Economics @ ITT

States hire foreign teachers to ease shortages

Posted in microeconomics by ittecon on September 15, 2008

I saw this article the other day on MSNBC about a shortage of teacher in the US. In a free market, a shortage cannot exist except in the short term.  When the corporate media uses the term shortage, it is usually coded-speak for firms don’t want to pay more money to bring the supply into equilibrium. The demand for teachers is higher than the supply of nurses.  What this means, hypothetically,  is that the market is offering $40,000 a year for teachers in an environment that teachers may be willing to work for $50,000, and there is a disconnect.  The solution is not to import teachers—although it is one solution. The solution is to pay them more. This would be an incentive to teachers to enter the profession.

This can be demonstrated by the classic graph of supply-demand:



Schools are offering a wage of P3. At P3, they are expecting Q3 teachers; however, at this wage (price) point, teachers are only willing to supply Q1. No surprises here. If schools really need Q3 teachers, they would have to pay wages of P1.   In any case, a market clearing equilibrium can be gained by paying P2.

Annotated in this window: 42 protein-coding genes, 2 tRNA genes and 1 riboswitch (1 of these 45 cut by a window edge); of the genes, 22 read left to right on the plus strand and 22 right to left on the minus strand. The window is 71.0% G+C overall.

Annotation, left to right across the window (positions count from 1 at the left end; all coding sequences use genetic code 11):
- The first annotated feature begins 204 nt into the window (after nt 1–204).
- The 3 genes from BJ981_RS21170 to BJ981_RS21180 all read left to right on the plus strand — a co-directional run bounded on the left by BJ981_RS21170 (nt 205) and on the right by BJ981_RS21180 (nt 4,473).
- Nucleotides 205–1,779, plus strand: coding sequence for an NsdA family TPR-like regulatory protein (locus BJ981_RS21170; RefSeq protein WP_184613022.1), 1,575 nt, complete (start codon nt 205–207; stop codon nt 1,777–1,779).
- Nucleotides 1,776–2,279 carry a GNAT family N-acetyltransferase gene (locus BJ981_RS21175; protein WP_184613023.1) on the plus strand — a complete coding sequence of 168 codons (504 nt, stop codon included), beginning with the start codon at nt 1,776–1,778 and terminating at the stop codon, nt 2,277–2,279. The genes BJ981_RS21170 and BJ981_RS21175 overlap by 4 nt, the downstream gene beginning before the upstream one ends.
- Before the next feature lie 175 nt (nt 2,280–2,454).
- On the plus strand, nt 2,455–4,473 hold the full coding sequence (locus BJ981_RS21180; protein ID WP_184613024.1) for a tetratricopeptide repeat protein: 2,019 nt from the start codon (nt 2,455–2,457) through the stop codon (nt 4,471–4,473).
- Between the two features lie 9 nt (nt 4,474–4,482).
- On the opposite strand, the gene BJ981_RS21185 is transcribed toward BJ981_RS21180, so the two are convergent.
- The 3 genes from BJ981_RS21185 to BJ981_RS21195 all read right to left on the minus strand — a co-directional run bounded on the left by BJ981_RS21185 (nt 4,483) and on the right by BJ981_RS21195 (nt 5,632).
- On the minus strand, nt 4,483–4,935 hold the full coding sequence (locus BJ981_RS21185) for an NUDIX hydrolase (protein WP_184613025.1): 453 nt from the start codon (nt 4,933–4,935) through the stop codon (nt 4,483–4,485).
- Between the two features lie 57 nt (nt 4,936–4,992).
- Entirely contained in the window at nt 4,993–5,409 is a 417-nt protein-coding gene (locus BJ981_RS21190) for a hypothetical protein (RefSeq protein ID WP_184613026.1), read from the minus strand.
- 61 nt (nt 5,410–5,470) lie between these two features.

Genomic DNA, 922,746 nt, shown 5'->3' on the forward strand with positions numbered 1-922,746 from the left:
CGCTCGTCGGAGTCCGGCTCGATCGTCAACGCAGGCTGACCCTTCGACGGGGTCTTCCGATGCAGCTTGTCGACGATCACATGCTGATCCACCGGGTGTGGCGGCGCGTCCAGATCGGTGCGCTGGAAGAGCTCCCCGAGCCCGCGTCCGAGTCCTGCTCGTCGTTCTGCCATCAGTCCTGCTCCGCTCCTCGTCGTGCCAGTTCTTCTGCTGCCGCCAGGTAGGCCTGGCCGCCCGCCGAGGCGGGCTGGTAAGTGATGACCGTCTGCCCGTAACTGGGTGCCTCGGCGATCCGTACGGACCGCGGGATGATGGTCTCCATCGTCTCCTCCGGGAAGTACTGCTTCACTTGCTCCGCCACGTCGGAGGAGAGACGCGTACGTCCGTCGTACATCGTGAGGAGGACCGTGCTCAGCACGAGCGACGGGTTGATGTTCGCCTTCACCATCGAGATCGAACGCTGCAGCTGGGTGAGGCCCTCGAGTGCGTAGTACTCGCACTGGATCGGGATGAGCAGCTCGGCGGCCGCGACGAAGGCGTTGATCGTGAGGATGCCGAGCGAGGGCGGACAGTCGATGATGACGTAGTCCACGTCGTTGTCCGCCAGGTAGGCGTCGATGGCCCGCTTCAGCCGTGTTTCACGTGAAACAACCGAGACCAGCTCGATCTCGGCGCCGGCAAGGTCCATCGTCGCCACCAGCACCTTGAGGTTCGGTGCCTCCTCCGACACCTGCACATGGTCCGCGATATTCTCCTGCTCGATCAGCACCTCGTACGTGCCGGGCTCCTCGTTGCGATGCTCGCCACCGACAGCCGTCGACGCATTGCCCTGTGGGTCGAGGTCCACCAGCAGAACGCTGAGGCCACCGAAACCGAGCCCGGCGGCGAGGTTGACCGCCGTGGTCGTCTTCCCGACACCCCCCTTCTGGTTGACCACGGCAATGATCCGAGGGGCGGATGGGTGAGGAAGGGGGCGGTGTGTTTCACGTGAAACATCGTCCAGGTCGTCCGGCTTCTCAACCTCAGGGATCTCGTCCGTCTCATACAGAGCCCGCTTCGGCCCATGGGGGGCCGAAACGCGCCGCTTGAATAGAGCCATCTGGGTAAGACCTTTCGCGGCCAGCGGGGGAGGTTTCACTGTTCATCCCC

Here are some other articles on the matter of shortages:


3 Responses

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  1. judith mata said, on October 3, 2008 at 12:12 am

    If schools truly want more teachers and for them to perform more tasks then, of course, there needs to be a raise in salary. Even if they are willing to bring teachers from other countries, eventually they are going to realize that they can be getting paid more. If schools want more quantity than they need to offer a higher price because no one is going to want to work for Q1 and Q3 makes no sense.

  2. […] no nursing shortage, teacher shortage, engineer shortage… I posted this about the so-called nursing shortage in […]

  3. ittecon said, on November 27, 2012 at 8:25 am

    See my post about what Paul Krugman said about this recently:

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